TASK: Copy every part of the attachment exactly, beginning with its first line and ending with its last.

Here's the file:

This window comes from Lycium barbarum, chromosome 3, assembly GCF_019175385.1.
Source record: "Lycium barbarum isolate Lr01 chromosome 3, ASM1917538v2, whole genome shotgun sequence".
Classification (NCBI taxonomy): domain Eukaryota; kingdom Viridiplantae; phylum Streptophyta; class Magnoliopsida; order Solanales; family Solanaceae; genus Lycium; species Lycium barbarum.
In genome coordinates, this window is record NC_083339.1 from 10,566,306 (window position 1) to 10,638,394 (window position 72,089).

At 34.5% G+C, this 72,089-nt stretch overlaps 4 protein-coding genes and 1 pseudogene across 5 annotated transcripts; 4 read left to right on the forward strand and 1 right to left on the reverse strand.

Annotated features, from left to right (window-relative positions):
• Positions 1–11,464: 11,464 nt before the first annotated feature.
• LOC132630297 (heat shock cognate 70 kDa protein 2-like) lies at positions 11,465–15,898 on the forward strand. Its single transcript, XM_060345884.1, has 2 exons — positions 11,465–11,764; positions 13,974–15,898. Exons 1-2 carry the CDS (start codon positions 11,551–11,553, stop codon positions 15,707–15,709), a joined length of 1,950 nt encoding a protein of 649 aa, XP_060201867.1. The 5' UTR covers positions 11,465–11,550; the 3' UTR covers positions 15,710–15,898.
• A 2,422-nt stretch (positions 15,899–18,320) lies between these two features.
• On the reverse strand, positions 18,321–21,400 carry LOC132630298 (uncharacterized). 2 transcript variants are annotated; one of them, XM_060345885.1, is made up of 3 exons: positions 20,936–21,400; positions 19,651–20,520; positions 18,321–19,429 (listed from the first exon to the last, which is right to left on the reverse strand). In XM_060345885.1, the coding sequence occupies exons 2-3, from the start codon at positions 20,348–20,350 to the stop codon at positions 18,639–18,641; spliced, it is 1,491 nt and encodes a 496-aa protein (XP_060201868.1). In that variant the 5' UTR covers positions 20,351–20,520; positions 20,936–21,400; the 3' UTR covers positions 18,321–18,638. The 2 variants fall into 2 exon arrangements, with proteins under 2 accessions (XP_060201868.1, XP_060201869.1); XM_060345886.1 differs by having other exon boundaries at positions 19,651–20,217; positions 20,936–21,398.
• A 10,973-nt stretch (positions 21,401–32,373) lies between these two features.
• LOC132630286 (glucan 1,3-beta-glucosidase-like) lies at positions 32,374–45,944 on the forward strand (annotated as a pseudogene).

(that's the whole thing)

This window comes from Lycium barbarum, chromosome 3, assembly GCF_019175385.1.
Source record: "Lycium barbarum isolate Lr01 chromosome 3, ASM1917538v2, whole genome shotgun sequence".
Classification (NCBI taxonomy): domain Eukaryota; kingdom Viridiplantae; phylum Streptophyta; class Magnoliopsida; order Solanales; family Solanaceae; genus Lycium; species Lycium barbarum.
In genome coordinates, this window is record NC_083339.1 from 10,566,306 (window position 1) to 10,638,394 (window position 72,089).

At 34.5% G+C, this 72,089-nt stretch overlaps 4 protein-coding genes and 1 pseudogene across 5 annotated transcripts; 4 read left to right on the forward strand and 1 right to left on the reverse strand.

Annotated features, from left to right (window-relative positions):
• Positions 1–11,464: 11,464 nt before the first annotated feature.
• LOC132630297 (heat shock cognate 70 kDa protein 2-like) lies at positions 11,465–15,898 on the forward strand. Its single transcript, XM_060345884.1, has 2 exons — positions 11,465–11,764; positions 13,974–15,898. Exons 1-2 carry the CDS (start codon positions 11,551–11,553, stop codon positions 15,707–15,709), a joined length of 1,950 nt encoding a protein of 649 aa, XP_060201867.1. The 5' UTR covers positions 11,465–11,550; the 3' UTR covers positions 15,710–15,898.
• A 2,422-nt stretch (positions 15,899–18,320) lies between these two features.
• On the reverse strand, positions 18,321–21,400 carry LOC132630298 (uncharacterized). 2 transcript variants are annotated; one of them, XM_060345885.1, is made up of 3 exons: positions 20,936–21,400; positions 19,651–20,520; positions 18,321–19,429 (listed from the first exon to the last, which is right to left on the reverse strand). In XM_060345885.1, the coding sequence occupies exons 2-3, from the start codon at positions 20,348–20,350 to the stop codon at positions 18,639–18,641; spliced, it is 1,491 nt and encodes a 496-aa protein (XP_060201868.1). In that variant the 5' UTR covers positions 20,351–20,520; positions 20,936–21,400; the 3' UTR covers positions 18,321–18,638. The 2 variants fall into 2 exon arrangements, with proteins under 2 accessions (XP_060201868.1, XP_060201869.1); XM_060345886.1 differs by having other exon boundaries at positions 19,651–20,217; positions 20,936–21,398.
• A 10,973-nt stretch (positions 21,401–32,373) lies between these two features.
• LOC132630286 (glucan 1,3-beta-glucosidase-like) lies at positions 32,374–45,944 on the forward strand (annotated as a pseudogene).